Written by Klea Isufi
Myalgic Encephalomyelitis (ME), otherwise known as Chronic Fatigue Syndrome (CFS), causes severe and debilitating fatigue with painful muscles and joints, disordered sleep, gastric disturbances, and poor memory and concentration among other symptoms. In some cases, a viral infection, such as glandular fever, is linked to the onset of ME, although a definitive cause is yet to be discovered.
Many people are unaware of the existence of ME/CFS, yet it is estimated that up to 250,000 people in the UK are affected by this illness. Some people have thought of it as psychological in origin or representing general tiredness, however, ME/CFS is a long-term and disabling medical condition characterised by severe and overwhelming fatigue. People with ME can experience extreme disruptions to their everyday life. Some are unable to work or undertake the physical activities of everyday living without collapsing. Social life is affected as a result of being unable to get involved in events and outings, which can lead to isolation, detachment, and in some cases, depression.
There is cynicism around ME and often people are not given appropriate support from healthcare systems or family and friends, who may not understand the condition and its severity. It is therefore vital that we find a biological marker for ME/CFS so that we can progress towards developing a robust diagnostic method, and seeking effective treatments.
At the London School of Hygiene & Tropical Medicine, we are driving clinical and biomedical research for recognition, diagnosis and treatment of ME/CFS. We are home to the UK ME/CFS Biobank, which functions as an open resource for research leading to the discovery of biomarkers for the diagnosis prognosis and stratification (sub-grouping) of cases, and the facilitation of a wide range of research studies now and in the future.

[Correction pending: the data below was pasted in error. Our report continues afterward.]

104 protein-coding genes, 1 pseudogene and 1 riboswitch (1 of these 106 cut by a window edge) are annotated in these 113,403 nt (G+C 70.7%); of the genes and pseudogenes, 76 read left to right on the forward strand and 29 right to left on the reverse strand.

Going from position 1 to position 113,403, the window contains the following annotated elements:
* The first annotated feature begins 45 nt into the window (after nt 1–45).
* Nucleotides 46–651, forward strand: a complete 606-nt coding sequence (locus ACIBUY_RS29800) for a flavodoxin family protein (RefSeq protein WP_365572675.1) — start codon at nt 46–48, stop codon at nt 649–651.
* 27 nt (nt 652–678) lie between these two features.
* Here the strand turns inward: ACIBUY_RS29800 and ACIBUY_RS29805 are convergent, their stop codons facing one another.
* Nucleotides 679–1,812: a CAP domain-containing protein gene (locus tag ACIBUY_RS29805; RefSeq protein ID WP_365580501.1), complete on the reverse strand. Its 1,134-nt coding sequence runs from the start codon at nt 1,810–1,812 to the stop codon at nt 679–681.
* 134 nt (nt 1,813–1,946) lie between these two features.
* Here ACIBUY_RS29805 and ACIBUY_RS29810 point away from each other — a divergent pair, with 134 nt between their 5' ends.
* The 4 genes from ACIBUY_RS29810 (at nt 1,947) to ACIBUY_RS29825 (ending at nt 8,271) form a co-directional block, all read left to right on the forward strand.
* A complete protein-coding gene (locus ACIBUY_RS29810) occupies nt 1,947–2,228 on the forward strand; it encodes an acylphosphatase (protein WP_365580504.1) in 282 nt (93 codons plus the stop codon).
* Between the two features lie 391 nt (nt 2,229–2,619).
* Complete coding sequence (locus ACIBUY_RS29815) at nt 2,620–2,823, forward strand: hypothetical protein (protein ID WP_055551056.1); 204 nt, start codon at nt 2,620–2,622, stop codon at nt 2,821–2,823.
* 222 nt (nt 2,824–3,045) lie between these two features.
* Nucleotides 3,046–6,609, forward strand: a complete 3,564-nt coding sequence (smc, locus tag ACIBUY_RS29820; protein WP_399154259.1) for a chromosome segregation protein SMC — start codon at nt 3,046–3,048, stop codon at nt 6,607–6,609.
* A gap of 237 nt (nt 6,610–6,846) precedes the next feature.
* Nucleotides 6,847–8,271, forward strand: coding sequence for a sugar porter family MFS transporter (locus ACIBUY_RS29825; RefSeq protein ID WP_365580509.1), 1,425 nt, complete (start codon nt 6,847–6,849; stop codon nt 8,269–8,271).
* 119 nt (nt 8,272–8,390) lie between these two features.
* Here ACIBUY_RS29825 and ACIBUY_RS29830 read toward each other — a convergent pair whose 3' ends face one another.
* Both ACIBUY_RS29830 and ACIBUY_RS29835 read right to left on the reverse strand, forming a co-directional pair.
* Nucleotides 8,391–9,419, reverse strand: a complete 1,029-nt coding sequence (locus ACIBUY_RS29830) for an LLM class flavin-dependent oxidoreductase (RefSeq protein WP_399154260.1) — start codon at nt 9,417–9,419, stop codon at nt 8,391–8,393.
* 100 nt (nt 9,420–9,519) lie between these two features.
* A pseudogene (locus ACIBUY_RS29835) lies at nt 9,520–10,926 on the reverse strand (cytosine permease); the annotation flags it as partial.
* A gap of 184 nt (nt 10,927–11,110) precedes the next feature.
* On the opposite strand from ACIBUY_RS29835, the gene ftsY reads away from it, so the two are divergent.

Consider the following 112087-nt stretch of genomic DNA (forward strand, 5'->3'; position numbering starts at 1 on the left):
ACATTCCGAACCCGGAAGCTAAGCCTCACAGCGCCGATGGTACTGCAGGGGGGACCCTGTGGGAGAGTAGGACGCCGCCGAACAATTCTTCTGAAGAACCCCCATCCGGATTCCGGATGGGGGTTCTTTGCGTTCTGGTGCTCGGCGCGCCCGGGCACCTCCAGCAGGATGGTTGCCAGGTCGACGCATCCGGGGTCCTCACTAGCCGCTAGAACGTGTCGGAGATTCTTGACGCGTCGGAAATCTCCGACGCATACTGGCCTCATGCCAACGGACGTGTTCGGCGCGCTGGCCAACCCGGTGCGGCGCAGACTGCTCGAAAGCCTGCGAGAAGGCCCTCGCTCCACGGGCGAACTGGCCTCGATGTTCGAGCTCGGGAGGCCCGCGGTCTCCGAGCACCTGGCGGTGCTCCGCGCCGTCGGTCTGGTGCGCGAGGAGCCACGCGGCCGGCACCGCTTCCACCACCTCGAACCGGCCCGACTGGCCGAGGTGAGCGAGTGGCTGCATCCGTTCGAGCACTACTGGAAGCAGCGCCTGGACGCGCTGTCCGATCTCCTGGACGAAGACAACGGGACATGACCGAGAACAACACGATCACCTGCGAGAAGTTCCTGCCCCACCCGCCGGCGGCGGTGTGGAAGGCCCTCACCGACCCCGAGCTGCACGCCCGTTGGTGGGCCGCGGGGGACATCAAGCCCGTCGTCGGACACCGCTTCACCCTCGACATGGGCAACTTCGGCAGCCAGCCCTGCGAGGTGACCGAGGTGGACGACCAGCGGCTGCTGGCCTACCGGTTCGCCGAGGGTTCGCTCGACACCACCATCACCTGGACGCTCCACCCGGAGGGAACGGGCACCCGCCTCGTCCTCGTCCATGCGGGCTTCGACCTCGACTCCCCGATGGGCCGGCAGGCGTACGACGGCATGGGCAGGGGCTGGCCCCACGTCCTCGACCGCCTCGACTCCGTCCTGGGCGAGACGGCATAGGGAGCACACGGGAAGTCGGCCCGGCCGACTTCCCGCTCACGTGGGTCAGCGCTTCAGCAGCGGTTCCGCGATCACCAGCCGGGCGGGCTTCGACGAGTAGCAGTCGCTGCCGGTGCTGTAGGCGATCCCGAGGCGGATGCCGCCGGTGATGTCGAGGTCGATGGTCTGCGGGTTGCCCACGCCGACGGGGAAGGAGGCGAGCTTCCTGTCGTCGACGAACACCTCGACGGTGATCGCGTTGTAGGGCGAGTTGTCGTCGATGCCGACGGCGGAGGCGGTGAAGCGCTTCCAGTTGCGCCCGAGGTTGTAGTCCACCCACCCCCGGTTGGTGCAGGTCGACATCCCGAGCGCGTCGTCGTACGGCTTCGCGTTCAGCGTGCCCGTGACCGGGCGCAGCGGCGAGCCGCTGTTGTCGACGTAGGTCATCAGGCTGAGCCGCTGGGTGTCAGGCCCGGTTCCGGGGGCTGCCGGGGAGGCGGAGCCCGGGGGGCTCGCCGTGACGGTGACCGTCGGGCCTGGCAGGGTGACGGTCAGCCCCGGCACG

The UK ME/CFS Biobank began five years ago and currently stores samples from over 500 donors, representing those with ME/CFS, Multiple Sclerosis (MS – a control group) and healthy control donors. Over 30,000 aliquots of blood (collected over two time-points) have been processed and are currently stored at the UCL/RFH BioBank in London. The samples are the first collected in the UK to be made available to external researchers internationally on application.
Collecting and storing blood and data for research are costly procedures, and we need your help to ensure that we can continue this life-changing research to help people suffering from a condition that is so often overlooked. It costs approximately £2,500 to collect and store blood and data from one person at one time point. We want to enhance data collection and analysis and expand biomedical research in the field of ME/CFS. Any gift at any level towards the UK ME/CFS Biobank helps us push forward our mission and make an impact on thousands of lives.
Please visit the following page to support our work today: http://cureme.lshtm.ac.uk/donate-to-cureme/
Images courtesy of the CureME team.
Feature image shows liquid nitrogen storage freezers at the UCL/RFH BioBank.